Processed foods continue to get a bad rap
Geofencing January 6th Goes to Court
Zero COVID and Immune debt – Is China paying up?
And now, Dad Brain
One of the reasons that foods are processed is to increase their “shelf-life,” which is another way of saying allowing these foods to travel along our supply chains and be buffered in warehouses so that supply always matches demand.
“We’ve been able to preserve food and increase its shelf life, reducing food waste. We’ve reduced the spread of food-borne diseases. Those with food allergies and intolerances can now eat a balanced diet. We don’t need to spend the day preparing food—this has been particularly important for the educational and career development of women. Last but not least: taste. Our shelves are now lined with great-tasting foods.”
Can we make processed foods more nutritious? More than likely, but it is doubtful that we will survive as 8 billion on the planet without them.
From Wired, The World Needs Processed Food
I’ve written about geofencing; it is the ability to identify where we are from that monitor we insist on carrying around, our cell phone. While it has some role in advertising, it has seen an increasing role in law enforcement, especially with identifying those individuals who were at the Capitol on January 6th.
“Geofence search warrants are intended to locate anyone in a given area using digital services. Because Google’s Location History system is both powerful and widely used, the company is served about 10,000 geofence warrants in the US each year. Location History leverages GPS, Wi-Fi, and Bluetooth signals to pinpoint a phone within a few yards. Although the final location is still subject to some uncertainty, it is usually much more precise than triangulating signals from cell towers. Location History is turned off by default, but around a third of Google users switch it on, enabling services like real-time traffic prediction.”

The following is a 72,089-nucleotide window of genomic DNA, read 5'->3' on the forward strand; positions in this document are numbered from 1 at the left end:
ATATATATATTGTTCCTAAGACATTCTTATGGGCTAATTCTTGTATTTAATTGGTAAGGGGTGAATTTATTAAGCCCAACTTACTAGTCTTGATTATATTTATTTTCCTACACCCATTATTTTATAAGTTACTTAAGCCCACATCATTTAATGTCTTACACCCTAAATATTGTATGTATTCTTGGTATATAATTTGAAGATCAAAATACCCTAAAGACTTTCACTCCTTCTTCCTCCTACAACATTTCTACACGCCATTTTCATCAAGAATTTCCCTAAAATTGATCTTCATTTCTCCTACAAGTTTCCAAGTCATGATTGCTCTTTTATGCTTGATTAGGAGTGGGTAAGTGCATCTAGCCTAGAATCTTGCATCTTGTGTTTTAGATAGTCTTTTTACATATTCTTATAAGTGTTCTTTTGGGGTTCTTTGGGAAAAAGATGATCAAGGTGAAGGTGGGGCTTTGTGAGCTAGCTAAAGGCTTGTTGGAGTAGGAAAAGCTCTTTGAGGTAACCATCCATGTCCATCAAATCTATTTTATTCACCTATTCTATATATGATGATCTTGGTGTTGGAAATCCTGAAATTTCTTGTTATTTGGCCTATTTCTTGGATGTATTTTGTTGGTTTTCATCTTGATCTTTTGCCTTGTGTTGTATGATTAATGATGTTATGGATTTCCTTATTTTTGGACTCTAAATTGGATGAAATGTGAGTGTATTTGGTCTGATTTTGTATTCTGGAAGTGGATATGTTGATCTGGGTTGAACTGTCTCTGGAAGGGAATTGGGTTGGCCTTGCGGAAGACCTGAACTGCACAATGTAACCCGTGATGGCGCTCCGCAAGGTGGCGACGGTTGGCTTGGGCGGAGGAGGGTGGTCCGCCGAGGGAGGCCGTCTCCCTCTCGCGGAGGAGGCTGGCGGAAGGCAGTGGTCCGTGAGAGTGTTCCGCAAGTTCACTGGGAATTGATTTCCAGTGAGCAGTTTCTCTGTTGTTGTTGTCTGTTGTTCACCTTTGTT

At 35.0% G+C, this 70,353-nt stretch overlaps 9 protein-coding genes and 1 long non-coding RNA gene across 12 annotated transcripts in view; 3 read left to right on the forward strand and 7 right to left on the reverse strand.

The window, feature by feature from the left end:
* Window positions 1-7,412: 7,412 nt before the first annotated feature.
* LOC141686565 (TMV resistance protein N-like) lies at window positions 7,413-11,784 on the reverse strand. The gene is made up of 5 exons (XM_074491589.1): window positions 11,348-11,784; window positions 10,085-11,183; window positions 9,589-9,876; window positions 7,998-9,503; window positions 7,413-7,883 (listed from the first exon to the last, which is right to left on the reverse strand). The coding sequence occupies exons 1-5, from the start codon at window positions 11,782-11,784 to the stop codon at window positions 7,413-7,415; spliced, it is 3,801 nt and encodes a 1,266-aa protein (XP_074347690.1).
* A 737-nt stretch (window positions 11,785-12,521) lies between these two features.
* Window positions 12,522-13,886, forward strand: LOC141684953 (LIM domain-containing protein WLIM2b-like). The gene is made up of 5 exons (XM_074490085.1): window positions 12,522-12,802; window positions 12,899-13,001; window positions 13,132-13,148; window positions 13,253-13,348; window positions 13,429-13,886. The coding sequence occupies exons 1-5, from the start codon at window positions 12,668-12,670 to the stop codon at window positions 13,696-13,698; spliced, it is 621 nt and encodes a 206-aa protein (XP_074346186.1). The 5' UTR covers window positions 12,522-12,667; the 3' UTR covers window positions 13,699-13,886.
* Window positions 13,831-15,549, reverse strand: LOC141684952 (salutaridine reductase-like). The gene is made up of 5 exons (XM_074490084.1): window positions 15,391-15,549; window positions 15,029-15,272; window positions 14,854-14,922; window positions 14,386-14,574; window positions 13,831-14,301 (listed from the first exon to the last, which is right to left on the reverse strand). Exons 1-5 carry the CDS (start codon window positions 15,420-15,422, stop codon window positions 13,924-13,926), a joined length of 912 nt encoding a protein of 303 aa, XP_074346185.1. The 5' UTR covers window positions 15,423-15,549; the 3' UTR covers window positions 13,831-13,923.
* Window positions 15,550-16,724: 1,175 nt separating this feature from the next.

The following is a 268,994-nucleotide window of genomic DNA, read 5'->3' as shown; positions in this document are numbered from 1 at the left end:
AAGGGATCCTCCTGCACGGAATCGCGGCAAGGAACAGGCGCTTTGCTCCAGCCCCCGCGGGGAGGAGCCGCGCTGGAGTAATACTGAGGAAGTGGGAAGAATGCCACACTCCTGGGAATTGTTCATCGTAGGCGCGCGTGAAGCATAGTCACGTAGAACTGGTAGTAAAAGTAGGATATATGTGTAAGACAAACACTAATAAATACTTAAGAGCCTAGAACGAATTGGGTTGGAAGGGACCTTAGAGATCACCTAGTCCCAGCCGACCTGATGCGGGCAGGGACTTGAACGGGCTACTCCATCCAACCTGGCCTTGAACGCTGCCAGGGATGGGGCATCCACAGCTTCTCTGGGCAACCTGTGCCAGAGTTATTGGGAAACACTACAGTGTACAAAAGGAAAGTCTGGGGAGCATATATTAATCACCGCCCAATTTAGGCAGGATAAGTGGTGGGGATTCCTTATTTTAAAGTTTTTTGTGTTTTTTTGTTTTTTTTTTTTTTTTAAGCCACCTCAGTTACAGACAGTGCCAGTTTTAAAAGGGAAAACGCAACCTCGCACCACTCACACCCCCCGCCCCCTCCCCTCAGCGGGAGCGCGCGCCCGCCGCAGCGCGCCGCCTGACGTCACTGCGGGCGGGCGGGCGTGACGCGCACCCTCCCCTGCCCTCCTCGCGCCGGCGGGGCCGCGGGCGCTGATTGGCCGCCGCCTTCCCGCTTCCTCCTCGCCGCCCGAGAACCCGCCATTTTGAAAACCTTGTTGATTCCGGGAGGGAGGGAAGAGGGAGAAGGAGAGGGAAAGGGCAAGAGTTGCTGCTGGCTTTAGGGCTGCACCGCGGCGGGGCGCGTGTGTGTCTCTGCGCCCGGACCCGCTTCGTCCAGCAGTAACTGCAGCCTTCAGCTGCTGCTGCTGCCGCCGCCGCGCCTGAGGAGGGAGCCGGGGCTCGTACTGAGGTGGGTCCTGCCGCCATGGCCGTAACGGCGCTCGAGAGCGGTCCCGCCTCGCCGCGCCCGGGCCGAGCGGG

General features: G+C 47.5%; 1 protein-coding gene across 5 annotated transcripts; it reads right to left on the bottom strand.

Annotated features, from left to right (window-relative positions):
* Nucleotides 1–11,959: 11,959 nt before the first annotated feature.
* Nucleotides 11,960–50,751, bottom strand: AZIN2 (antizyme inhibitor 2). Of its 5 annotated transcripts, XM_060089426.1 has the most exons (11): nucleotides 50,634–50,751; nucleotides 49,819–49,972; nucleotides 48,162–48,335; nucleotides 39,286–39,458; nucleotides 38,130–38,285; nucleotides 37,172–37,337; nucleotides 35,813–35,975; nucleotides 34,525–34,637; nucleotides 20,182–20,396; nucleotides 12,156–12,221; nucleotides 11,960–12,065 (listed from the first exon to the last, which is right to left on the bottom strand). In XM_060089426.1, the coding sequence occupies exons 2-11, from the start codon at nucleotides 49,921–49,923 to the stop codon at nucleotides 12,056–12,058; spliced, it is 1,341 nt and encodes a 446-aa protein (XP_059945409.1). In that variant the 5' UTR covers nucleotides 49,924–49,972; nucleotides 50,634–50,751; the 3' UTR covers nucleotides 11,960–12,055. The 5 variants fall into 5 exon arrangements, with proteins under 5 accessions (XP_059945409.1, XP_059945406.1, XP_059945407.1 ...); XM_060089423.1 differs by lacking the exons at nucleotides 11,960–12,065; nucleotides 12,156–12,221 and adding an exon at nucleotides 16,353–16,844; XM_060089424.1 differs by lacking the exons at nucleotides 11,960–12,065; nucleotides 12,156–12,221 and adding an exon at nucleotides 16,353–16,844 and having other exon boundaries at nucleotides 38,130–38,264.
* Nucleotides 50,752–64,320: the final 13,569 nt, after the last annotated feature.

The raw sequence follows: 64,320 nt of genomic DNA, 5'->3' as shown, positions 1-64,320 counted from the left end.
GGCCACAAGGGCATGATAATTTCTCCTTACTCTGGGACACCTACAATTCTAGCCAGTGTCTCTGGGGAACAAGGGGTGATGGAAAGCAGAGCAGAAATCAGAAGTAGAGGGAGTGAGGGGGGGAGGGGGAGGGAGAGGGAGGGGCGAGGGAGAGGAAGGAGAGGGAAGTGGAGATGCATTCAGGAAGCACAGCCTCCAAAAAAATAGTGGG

One of the 1500+ individuals identified at the Capitol by geofencing is pushing to have that evidence thrown out, partly because of a “constitutional expectation of privacy in his Google data.” From Wired, A Peek Inside the FBI’s Unprecedented January 6 Geofence Dragnet
The response by China to COVID, COVID Zero, is one of the best examples of our inability to “bend a knee” when faced with a more powerful force. Now China is not alone. Here in the US, where we are seeing rising numbers of RSV, we have called upon a new term, immunity debt – as if our immune system is a ledger and our mask-wearing has caused us to now owe a debt. The reality is that infections, biological or viral, are dynamic and respond to human behavior – whether it be to vaccinate or congregate, the virus, in this case, will respond. China, at some point, has got to expose its population to COVID-19 because the virus is not going anywhere, and it will catch the unwary.
“The zero Covid policy, which has kept cases and deaths in China to negligible numbers throughout the pandemic, seems doomed to fail in the face of the highly transmissible Omicron variant of the SARS-CoV-2 virus, they believe. But the Chinese leadership does not appear to be mapping a path to a safe exit ramp, leaving experts worried the country could see a tsunami of cases that would swamp its health care system if the national containment effort collapses.”
I have had the joy, stress, and occasional sadness of being a father for over thirty years. It is nice that science is catching up with what any father who spends time with their children will tell you.
“As with practicing any new skill, the experience of caring for an infant might leave a mark on the brains of new parents. This is what neuroscientists call experience-induced brain plasticity – like the brain changes that occur when you learn a new language or master a new musical instrument.”
I thought the only physical changes my children wrought upon me was the loss of hair as I tore it out; it turns out that my brain has changed – let’s call it Dad Brain. From The Conversation, Fatherhood changes men’s brains, according to before-and-after MRI scans